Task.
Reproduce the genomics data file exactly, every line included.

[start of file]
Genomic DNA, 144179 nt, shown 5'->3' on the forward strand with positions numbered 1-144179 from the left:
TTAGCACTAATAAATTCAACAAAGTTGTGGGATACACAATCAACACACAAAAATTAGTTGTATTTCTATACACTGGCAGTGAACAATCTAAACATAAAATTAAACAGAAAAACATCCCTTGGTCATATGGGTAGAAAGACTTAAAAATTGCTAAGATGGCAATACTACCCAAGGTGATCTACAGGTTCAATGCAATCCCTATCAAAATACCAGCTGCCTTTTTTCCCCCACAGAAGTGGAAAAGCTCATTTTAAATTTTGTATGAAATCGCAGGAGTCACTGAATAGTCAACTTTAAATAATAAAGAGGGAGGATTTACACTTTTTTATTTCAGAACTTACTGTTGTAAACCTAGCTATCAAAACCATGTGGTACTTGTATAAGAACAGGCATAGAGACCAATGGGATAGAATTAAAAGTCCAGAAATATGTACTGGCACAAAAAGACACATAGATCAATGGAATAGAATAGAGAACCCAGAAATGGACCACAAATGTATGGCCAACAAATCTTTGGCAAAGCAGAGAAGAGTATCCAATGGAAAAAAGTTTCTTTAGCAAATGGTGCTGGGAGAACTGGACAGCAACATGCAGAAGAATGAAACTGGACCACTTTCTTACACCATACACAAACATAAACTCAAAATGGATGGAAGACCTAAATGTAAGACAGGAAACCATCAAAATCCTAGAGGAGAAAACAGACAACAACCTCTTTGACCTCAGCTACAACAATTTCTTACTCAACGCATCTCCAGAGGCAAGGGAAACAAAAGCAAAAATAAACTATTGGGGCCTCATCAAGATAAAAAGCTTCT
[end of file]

Genomic DNA, 144179 nt, shown 5'->3' on the forward strand with positions numbered 1-144179 from the left:
TTAGCACTAATAAATTCAACAAAGTTGTGGGATACACAATCAACACACAAAAATTAGTTGTATTTCTATACACTGGCAGTGAACAATCTAAACATAAAATTAAACAGAAAAACATCCCTTGGTCATATGGGTAGAAAGACTTAAAAATTGCTAAGATGGCAATACTACCCAAGGTGATCTACAGGTTCAATGCAATCCCTATCAAAATACCAGCTGCCTTTTTTCCCCCACAGAAGTGGAAAAGCTCATTTTAAATTTTGTATGAAATCGCAGGAGTCACTGAATAGTCAACTTTAAATAATAAAGAGGGAGGATTTACACTTTTTTATTTCAGAACTTACTGTTGTAAACCTAGCTATCAAAACCATGTGGTACTTGTATAAGAACAGGCATAGAGACCAATGGGATAGAATTAAAAGTCCAGAAATATGTACTGGCACAAAAAGACACATAGATCAATGGAATAGAATAGAGAACCCAGAAATGGACCACAAATGTATGGCCAACAAATCTTTGGCAAAGCAGAGAAGAGTATCCAATGGAAAAAAGTTTCTTTAGCAAATGGTGCTGGGAGAACTGGACAGCAACATGCAGAAGAATGAAACTGGACCACTTTCTTACACCATACACAAACATAAACTCAAAATGGATGGAAGACCTAAATGTAAGACAGGAAACCATCAAAATCCTAGAGGAGAAAACAGACAACAACCTCTTTGACCTCAGCTACAACAATTTCTTACTCAACGCATCTCCAGAGGCAAGGGAAACAAAAGCAAAAATAAACTATTGGGGCCTCATCAAGATAAAAAGCTTCT